“Paul’s the opposite. Paul trusts you and empowers you and gives you this great character to play with and then you can live it for a little while and have this really great therapy session with this character and go through life with her from all the faults and mistakes and experience that you’ve had. So did I look forward to it? Maybe. Probably – in a very sick way – but not necessarily to be physically dragged on the floor.”


What is the emotional impact of going to the dark places you each had to go to for these roles?

Bello: “When I’m doing the parent thing like in Beautiful Boy or in this movie, I can never use my son in my brain. If I go there for a second, I think I’ll kill myself.  Most characters, I can do something really emotional and then be like Ok, What are we having for lunch? But with a child, forget it!”

Kunis: “I’m more on the side of Hey, what are we having for lunch? I will live it for those 20 minutes that I’m on set that I need to live it, but it’s called acting for a reason. This is just me – mind you, there are people that are really close to me that use a very different method, that I live with, and that’s great. I feel like if I did a good job, I am emotionally drained by the end of the day. I don’t want to keep living it. I want a glass of wine, and then I want to go to bed.”

“But I also do a lot of homework before I show up to set. I’ll have everything done, marked out, my script will have a thousand words on it that ultimately will never make sense to me 6 months later and then I show up to set and I forget everything and just go with the flow of things… But mind you, I am not a trained actress, I did not go to Julliard. No one should listen to me ever.”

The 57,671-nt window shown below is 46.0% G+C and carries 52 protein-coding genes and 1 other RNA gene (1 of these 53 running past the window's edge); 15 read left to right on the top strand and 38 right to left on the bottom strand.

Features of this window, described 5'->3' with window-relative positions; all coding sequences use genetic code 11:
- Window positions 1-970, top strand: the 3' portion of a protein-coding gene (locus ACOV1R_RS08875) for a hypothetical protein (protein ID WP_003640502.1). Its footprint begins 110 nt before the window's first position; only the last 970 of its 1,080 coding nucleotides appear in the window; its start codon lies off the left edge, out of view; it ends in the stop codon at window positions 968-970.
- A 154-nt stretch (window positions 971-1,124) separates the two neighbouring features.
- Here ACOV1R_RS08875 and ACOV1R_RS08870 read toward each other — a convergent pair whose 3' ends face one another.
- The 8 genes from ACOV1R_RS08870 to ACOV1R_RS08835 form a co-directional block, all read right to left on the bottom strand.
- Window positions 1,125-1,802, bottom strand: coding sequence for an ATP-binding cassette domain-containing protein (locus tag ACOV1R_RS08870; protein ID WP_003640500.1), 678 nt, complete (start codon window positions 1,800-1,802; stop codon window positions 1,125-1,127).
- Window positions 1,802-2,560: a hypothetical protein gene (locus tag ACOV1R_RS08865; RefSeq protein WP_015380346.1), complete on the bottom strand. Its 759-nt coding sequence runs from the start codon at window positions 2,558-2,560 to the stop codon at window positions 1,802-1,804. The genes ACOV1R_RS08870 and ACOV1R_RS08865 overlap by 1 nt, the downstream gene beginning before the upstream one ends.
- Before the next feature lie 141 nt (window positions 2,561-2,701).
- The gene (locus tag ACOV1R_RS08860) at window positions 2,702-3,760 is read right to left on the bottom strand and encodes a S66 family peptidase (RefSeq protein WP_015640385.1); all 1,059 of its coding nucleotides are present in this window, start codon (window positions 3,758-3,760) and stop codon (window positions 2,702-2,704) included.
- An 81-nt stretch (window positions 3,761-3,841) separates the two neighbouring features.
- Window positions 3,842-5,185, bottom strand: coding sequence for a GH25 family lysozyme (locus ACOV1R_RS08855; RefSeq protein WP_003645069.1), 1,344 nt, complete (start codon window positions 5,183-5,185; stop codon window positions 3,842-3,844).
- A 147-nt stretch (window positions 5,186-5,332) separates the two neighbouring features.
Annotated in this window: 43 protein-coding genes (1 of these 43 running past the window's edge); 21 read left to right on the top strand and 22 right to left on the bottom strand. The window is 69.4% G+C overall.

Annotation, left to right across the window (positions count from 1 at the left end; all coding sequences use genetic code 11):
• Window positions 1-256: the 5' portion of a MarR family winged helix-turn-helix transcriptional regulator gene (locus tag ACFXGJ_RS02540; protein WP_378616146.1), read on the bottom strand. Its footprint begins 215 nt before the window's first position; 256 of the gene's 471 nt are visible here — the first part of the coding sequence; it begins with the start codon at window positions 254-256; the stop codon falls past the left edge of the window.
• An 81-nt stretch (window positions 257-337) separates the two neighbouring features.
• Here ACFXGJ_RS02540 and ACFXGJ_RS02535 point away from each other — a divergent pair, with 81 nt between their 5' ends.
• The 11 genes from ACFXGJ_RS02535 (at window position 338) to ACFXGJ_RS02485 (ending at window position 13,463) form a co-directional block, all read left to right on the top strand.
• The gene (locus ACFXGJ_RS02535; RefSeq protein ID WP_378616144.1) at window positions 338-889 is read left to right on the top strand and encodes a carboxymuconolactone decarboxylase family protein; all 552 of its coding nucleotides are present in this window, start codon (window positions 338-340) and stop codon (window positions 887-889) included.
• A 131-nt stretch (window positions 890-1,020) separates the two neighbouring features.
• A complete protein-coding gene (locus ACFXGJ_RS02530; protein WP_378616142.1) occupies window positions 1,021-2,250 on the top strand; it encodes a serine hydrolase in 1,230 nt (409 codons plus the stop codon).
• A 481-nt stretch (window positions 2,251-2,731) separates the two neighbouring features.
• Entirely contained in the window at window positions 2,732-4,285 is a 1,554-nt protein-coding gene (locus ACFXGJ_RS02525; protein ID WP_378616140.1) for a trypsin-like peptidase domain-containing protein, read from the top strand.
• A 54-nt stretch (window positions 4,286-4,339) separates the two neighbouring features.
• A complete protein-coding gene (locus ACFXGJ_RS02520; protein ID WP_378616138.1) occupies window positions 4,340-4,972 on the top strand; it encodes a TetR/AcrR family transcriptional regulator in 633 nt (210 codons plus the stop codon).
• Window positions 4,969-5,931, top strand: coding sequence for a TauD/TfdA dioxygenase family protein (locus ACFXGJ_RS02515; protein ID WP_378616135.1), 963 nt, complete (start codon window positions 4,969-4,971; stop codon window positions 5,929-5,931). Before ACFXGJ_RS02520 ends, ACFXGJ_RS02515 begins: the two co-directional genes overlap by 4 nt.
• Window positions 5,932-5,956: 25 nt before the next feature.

Ladies, how did you each create-  basically in one key scene – an onscreen history with the men in your characters’ lives?

Kunis: “James and I (have) known each other a long time and so we were very lucky in the sense that we didn’t need to build chemistry necessarily, but I know that we met at (Paul’s) apartment in Italy and talked about the relationship between the two of us, and I wouldn’t say it was hard. I think everybody at one point in their life has a relationship that they wish went different, that didn’t go as well as planned, ad there’s still some repercussions. In this case, the repercussion is a child, and then you deal with it the best way you know how. So it’s all relative.”


Atias: “It’s interesting because sometimes men get shy in doing certain things because they want to respect you, and there was a scene in which Vinicio (Marchioni, who plays fellow Gypsy, Carlo) had to put his hand literally under my top, and he felt very uncomfortable. Even when Paul came up and said Put that hand under her shirt!, he still felt very uncomfortable.”

“But we needed to show this history as you say, and for me what helps is other people in the scene. I need visual influences, inspiration… You have a hand on your breast and it does feel humiliating because another man is watching, so you use the reality and the preparation before and just let it have this magical surprise element.”

Bello: “I worked with Adrien on the phone and I was going to be on set for the phonecall (scene), because I only met him once. But I had strep throat and a 104 degree fever, so I just remember laying in my bed and trying to talk to him and particularly (trying) not (to) be friendly to him… but he was lovely.”